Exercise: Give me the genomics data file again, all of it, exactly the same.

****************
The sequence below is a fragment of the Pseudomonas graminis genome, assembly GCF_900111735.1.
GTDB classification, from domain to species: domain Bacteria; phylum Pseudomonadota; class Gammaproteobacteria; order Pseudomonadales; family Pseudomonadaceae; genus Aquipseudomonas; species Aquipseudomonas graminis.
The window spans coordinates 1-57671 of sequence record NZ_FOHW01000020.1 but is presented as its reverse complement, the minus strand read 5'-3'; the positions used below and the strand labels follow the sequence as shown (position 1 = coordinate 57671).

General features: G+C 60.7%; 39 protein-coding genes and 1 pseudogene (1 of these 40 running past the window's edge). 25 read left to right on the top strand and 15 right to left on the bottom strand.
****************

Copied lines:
The sequence below is a fragment of the Pseudomonas graminis genome, assembly GCF_900111735.1.
GTDB classification, from domain to species: domain Bacteria; phylum Pseudomonadota; class Gammaproteobacteria; order Pseudomonadales; family Pseudomonadaceae; genus Aquipseudomonas; species Aquipseudomonas graminis.
The window spans coordinates 1-57671 of sequence record NZ_FOHW01000020.1 but is presented as its reverse complement, the minus strand read 5'-3'; the positions used below and the strand labels follow the sequence as shown (position 1 = coordinate 57671).

General features: G+C 60.7%; 39 protein-coding genes and 1 pseudogene (1 of these 40 running past the window's edge). 25 read left to right on the top strand and 15 right to left on the bottom strand.